NLR Online Exhibitions

Samarkand Quran

Samarkand Quran in the Public Library (1870–1917)

O.V. Vasilyeva

Beginning of the Study of the Manuscript

1870 marks a new, well-documented phase in the history of the Samarkand Quran, which lasted until 1917. The printed Report for 1870 informed about its acquisition by the Public Library. A lengthy description reads that the holy book is written in “beautiful Kufic script, without dots and vowel signs/marks, on huge parchment leaves, numbering 326, having a length of 14 ½, a width of 11 ½ vershokov [64×51 cm]. On some leaves, faded writings have been recovered in modern times. The beginning and end of the manuscript are missing, and in the middle of the book, parts inscribed at a later time are torn off from many leaves." The description contains a significant mistake: the book consists of not 326, but 353 leaves, of which 69 are paper, inserted in to replace the lost ones.

The Report contains a cover letter from the orientalist Alexander Ludwigovich Kuhn, which describes the biography of Khwaja Ahrar and the legend about the origin of the Quran, known from the words of Mullah Abd al-Jalil and Mullah Mushni-mufti, who are served at the madrasa and the tomb of the saint. Kuhn also writes that the stains of the blood of the Caliph Uthman are left on certain pages. After receiving this massage from Kuhn, Kaufmann showed the book to the envoy of the Emir of Bukhara, Yahya-Khoja, who said that the Quran had belonged to Timur's library.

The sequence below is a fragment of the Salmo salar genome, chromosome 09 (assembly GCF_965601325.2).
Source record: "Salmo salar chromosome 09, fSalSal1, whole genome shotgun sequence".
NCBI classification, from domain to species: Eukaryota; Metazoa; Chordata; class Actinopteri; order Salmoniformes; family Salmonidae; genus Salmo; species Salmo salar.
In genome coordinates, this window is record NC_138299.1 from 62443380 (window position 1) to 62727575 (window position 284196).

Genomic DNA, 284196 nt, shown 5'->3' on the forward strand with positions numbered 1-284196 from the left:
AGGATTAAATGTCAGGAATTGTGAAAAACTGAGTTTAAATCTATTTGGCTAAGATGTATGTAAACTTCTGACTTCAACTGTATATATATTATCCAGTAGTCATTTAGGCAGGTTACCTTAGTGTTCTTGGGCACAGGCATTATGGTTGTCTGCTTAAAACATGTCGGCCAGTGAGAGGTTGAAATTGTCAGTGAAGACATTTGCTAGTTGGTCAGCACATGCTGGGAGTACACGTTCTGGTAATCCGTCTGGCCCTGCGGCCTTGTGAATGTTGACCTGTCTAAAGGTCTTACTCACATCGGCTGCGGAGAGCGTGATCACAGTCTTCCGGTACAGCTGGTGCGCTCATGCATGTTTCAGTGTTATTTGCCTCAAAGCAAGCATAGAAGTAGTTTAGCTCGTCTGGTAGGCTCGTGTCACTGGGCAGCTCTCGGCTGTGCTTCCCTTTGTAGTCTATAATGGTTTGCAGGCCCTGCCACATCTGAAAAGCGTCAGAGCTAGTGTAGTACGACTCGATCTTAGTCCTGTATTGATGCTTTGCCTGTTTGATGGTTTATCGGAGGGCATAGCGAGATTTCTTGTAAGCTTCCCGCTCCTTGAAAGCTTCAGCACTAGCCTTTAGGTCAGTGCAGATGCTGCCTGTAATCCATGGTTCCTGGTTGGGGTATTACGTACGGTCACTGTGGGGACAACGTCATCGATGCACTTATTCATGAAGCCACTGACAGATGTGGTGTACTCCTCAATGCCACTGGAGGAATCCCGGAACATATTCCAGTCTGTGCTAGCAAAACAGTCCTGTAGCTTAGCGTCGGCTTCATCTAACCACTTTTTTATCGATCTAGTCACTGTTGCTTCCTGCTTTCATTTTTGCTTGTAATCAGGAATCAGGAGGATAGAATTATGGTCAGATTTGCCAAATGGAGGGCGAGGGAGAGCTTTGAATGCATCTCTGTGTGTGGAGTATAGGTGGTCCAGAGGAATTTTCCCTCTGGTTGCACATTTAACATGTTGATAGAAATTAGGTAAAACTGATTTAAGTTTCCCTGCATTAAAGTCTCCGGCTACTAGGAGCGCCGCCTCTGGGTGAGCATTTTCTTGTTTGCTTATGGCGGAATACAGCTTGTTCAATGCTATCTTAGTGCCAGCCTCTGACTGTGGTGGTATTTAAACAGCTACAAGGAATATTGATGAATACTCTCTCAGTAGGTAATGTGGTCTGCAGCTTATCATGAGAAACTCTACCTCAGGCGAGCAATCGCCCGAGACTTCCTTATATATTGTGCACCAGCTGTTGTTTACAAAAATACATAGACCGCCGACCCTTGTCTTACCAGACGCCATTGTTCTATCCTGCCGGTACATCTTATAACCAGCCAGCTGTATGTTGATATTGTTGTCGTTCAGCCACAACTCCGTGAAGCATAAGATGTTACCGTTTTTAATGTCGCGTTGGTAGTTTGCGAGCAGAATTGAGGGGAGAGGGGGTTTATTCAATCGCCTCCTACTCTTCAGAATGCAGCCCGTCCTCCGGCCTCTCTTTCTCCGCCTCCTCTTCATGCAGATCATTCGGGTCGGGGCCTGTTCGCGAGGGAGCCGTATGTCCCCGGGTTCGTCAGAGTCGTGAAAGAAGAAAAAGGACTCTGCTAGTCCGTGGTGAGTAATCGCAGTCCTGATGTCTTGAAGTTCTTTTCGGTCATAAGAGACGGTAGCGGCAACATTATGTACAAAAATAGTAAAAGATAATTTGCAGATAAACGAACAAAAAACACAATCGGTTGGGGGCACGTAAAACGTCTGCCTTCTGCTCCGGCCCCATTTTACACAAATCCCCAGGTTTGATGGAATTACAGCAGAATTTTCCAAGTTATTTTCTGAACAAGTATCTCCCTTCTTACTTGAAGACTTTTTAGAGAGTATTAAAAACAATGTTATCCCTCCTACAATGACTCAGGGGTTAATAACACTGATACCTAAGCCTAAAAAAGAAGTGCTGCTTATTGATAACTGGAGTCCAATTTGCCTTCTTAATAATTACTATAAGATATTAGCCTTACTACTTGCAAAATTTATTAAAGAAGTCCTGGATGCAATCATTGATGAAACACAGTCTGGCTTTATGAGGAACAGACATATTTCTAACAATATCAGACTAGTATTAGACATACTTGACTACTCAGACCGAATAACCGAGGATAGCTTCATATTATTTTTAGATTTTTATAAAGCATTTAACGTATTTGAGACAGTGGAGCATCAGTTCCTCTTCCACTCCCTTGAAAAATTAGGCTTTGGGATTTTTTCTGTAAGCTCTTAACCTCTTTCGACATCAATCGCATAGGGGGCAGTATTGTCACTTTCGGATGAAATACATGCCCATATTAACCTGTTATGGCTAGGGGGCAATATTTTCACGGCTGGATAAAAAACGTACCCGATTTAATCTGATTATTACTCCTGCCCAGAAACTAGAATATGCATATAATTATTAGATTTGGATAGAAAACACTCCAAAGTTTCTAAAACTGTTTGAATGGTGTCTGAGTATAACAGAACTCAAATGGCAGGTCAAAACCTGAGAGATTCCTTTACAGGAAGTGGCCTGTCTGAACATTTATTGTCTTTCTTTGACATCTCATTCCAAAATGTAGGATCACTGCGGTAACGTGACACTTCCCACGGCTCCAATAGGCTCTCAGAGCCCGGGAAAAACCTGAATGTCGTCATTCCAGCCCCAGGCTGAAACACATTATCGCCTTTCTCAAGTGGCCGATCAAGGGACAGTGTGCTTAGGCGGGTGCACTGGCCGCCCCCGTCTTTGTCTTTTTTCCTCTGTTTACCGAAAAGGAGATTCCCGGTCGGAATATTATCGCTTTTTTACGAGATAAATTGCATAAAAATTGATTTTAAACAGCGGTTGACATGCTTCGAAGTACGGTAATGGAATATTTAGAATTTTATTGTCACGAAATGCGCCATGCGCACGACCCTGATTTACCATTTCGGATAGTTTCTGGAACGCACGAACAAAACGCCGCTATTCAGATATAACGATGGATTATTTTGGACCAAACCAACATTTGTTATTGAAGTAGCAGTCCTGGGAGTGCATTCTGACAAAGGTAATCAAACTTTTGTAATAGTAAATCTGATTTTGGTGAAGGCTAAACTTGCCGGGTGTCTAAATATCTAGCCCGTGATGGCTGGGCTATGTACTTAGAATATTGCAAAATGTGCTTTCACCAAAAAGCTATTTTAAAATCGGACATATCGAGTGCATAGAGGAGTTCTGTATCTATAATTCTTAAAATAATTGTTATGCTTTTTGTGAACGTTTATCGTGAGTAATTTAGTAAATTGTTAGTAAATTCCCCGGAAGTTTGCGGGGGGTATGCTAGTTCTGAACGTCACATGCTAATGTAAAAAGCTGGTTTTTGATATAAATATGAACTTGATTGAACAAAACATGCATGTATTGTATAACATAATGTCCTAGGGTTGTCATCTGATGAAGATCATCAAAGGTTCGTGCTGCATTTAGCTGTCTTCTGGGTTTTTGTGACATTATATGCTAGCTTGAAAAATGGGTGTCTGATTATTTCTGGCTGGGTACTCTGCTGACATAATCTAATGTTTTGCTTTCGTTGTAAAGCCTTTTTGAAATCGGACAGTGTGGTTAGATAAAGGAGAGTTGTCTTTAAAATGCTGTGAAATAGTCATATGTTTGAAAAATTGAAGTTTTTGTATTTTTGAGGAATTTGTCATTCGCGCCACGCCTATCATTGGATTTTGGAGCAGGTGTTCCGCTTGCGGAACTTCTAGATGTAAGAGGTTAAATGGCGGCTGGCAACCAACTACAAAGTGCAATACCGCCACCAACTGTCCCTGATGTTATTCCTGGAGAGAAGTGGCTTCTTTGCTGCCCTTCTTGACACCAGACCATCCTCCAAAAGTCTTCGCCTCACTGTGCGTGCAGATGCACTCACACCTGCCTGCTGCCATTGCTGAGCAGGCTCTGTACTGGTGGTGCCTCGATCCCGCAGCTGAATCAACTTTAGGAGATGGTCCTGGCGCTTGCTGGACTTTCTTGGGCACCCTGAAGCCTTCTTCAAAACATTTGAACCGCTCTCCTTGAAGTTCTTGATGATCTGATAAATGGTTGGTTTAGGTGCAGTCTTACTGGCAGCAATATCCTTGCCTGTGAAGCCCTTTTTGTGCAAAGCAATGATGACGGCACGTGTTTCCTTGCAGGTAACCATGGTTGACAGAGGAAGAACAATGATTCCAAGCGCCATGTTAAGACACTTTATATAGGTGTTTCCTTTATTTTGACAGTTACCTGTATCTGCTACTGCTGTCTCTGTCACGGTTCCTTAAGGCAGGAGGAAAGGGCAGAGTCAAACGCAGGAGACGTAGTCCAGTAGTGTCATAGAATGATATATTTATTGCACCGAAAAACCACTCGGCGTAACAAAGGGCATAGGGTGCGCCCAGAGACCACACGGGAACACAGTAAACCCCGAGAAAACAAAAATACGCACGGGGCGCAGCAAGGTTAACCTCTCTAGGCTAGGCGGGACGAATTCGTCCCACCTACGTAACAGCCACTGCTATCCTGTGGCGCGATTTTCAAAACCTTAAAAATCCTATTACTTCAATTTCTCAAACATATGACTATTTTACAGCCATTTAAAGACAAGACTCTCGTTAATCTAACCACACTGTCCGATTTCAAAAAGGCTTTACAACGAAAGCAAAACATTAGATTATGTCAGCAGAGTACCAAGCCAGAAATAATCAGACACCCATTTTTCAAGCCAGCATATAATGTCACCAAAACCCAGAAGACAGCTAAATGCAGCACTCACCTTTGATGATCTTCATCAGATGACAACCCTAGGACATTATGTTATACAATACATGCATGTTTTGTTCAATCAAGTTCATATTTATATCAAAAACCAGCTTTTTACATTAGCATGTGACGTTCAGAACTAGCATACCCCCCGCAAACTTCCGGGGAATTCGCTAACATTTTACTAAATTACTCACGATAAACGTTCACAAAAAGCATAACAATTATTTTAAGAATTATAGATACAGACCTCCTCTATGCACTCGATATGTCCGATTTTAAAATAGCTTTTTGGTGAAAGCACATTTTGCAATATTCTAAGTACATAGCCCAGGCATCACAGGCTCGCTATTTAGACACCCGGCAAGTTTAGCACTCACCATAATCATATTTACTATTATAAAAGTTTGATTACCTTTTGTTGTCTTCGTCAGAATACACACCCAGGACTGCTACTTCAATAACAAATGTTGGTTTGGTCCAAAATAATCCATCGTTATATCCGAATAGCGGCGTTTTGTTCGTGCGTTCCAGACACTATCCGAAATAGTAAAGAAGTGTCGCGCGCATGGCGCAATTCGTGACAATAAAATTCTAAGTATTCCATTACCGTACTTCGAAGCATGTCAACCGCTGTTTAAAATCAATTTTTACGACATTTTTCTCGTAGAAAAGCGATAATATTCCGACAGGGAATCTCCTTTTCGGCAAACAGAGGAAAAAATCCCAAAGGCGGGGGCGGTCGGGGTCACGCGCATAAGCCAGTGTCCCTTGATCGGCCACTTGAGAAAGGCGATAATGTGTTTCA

Next goes the opinion of the orientalist Professor V. V. Grigoriev that “the identity of the Samarkand Quran with the copy of the book over which Caliph Uthman was murdered can be doubted, since at different times, in different countries of the Muslim world, there were Qurans Qurans written by Uthman, with traces of his blood on them. And yet Grigoriev further writes, "The Quran can be attributed to the 1st century AH "(622 – 719 CE).

Strangely enough, neither Grigoriev nor his followers apparently knew that since 1864, the Public Library housed a whole collection of early Qurans acquired from the heirs of the French orientalist Jean Joseph Marcel, a member of Napoleon's expedition to Egypt. The Marcel Collection includes 130 large and small parchment fragments, with a total of two thousand leaves. Among them are fragments of the early Arabic Hijazi script (Марс. 19) and leaves in Umayyad writing (until the middle of the 8th cent.; Марс. 13), but the majority are fragments of Qurans made in the Abbasid period (mid-8th - 13th centuries) in scripts which are divided into several types and subtypes. But even if Grigoriev compared the writing of the Samarkand Quran with the various handwritings of the Qurans from the Marcel collection or with samples from the collection of Pyotr Dubrovsky (Дорн 6), he would find no direct equivalents among them. And even if such equivalents were found, it would hardly help in dating the Samarkand manuscript without a special paleographic study.

Meanwhile, the Samarkand Quran and its ornament is dated back to the 2nd century AH (8th cent.) by Vladimir Stasov, a well-known art critic and art historian who worked for the Public Library for many years. In 1873, he prepared and, in 1876, published a monumental album Slavic and Oriental Ornament Based on Manuscripts of Ancient and Modern Times. Stasov included decorative elements of Qurans from foreign repositories and also samples of writing, verse markers, and headpieces indicating chapters of the Samarkand Quran. Thus, Stasov was the first to pay attention to the decoration of this outstanding manuscript. (His archive in the Manuscripts Department of the National Library of Russia contains coloured copies on tracing paper, made from the decorative elements and published in the album.) We have to admit that Stasov's album very quickly dropped out of sight of book historians and remained unknown to subsequent generations. However, without a doubt, he was known to A. F. Shebunin.

 Vladimir Vasilievich Stasov. Decorative elements from the Samarkand Koran.
Decorative elements from the Samarkand Koran.